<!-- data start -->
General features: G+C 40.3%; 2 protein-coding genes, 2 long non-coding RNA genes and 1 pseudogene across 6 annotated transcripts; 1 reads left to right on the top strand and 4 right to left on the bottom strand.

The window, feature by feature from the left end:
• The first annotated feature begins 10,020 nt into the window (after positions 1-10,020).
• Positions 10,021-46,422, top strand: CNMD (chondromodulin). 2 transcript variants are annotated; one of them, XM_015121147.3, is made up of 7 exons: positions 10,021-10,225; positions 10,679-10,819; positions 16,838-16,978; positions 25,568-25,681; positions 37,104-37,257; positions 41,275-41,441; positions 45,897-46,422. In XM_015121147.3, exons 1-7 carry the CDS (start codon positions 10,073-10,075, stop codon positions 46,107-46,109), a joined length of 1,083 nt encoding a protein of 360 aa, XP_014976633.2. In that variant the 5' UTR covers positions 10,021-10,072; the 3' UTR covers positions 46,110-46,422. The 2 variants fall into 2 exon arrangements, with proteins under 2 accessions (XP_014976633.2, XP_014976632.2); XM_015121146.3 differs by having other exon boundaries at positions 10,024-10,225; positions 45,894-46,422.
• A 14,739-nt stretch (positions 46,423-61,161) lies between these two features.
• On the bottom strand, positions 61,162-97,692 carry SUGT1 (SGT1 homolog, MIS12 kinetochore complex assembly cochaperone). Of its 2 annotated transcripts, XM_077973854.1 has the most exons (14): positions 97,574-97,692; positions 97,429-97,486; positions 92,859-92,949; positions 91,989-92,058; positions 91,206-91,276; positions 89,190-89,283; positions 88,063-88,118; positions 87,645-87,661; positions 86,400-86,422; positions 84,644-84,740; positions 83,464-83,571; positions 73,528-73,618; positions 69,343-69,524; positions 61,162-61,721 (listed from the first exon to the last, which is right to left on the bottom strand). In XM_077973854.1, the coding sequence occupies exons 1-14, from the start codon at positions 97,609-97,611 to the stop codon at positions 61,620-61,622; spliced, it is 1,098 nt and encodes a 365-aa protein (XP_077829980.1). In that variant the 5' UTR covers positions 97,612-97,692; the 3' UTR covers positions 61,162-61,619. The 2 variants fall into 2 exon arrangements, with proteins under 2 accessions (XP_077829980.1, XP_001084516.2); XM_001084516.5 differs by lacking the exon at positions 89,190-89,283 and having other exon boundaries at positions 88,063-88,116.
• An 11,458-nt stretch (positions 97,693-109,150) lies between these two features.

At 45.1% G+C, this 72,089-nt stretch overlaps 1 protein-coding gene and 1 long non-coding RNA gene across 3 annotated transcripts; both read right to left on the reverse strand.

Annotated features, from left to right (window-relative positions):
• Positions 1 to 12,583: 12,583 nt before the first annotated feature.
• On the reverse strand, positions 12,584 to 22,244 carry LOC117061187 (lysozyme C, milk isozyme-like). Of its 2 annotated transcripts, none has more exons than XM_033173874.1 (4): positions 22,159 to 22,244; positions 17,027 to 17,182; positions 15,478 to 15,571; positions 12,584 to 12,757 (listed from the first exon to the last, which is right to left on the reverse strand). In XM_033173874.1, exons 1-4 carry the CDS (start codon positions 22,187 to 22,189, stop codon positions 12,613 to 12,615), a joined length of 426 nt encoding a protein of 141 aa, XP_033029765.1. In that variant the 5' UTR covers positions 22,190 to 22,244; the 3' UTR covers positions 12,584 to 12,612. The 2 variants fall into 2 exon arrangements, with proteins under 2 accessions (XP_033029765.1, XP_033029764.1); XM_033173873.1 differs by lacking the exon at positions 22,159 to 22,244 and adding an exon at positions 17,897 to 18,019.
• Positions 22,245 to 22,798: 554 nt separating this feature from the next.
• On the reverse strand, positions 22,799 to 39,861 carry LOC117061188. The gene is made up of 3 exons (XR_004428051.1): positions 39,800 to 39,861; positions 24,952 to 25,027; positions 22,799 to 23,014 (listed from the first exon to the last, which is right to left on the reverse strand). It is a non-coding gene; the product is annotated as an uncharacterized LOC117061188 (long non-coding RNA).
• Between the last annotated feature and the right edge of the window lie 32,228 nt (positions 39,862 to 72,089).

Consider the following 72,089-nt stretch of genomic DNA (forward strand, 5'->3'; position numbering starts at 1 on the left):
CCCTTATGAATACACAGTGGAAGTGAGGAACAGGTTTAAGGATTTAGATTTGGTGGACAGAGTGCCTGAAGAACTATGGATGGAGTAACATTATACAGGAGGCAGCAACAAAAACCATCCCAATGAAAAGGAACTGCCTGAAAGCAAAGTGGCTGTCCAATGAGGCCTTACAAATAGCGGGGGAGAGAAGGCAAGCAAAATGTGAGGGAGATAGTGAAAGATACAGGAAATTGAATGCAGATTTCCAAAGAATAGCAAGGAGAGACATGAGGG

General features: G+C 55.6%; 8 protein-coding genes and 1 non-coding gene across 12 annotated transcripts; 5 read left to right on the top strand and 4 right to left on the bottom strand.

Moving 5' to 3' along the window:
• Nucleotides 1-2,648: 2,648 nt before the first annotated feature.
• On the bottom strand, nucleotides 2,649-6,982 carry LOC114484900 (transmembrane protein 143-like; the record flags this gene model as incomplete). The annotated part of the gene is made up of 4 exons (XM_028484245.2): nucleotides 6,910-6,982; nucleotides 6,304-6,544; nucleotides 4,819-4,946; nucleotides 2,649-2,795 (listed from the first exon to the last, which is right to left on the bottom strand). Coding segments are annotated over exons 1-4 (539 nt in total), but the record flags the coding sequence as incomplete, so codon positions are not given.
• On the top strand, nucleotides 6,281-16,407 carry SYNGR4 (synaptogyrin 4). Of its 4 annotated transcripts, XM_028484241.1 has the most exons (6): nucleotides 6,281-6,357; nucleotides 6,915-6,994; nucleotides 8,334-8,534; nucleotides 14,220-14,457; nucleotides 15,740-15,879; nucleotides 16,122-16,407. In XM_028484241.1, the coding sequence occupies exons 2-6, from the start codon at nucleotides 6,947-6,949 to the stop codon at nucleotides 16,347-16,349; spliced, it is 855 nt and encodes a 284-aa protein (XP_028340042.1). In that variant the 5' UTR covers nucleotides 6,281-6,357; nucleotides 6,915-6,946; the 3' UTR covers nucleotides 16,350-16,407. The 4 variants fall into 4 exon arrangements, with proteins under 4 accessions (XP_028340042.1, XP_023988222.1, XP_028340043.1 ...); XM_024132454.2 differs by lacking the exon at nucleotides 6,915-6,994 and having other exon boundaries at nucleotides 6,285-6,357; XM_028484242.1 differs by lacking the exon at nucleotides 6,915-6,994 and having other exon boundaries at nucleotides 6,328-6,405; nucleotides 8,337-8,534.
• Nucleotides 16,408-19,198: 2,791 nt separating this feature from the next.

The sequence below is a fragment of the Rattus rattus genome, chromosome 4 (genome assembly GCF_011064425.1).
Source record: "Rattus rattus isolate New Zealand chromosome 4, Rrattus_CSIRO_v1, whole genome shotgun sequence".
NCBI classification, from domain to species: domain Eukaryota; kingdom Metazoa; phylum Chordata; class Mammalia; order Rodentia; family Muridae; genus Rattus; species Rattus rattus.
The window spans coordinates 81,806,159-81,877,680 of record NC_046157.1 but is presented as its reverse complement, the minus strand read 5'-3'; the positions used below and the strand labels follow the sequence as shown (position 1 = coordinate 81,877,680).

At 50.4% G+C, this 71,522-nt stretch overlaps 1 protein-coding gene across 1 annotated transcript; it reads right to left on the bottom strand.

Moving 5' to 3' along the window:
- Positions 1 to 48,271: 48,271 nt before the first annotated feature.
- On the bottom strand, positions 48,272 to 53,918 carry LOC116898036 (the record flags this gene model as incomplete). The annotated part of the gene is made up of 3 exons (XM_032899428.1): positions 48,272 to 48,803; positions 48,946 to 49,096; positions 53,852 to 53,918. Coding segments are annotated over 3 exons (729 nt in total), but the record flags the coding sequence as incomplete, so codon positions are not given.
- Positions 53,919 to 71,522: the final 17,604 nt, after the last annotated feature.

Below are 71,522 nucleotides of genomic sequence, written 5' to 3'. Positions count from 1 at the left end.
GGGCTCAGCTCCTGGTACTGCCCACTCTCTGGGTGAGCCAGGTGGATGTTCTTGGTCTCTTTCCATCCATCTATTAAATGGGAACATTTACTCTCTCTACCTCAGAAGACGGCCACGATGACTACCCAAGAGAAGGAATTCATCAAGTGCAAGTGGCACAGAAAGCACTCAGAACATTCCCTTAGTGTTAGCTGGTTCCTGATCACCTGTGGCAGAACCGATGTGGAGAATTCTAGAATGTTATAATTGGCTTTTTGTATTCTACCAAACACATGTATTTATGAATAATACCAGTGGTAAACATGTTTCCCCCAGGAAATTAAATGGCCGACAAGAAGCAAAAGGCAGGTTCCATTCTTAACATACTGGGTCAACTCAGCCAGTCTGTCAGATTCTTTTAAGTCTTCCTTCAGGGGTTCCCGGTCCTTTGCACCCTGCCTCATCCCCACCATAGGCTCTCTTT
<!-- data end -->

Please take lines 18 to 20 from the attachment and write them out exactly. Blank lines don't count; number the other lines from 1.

Moving 5' to 3' along the window:
• Nucleotides 1-2,648: 2,648 nt before the first annotated feature.
• On the bottom strand, nucleotides 2,649-6,982 carry LOC114484900 (transmembrane protein 143-like; the record flags this gene model as incomplete). The annotated part of the gene is made up of 4 exons (XM_028484245.2): nucleotides 6,910-6,982; nucleotides 6,304-6,544; nucleotides 4,819-4,946; nucleotides 2,649-2,795 (listed from the first exon to the last, which is right to left on the bottom strand). Coding segments are annotated over exons 1-4 (539 nt in total), but the record flags the coding sequence as incomplete, so codon positions are not given.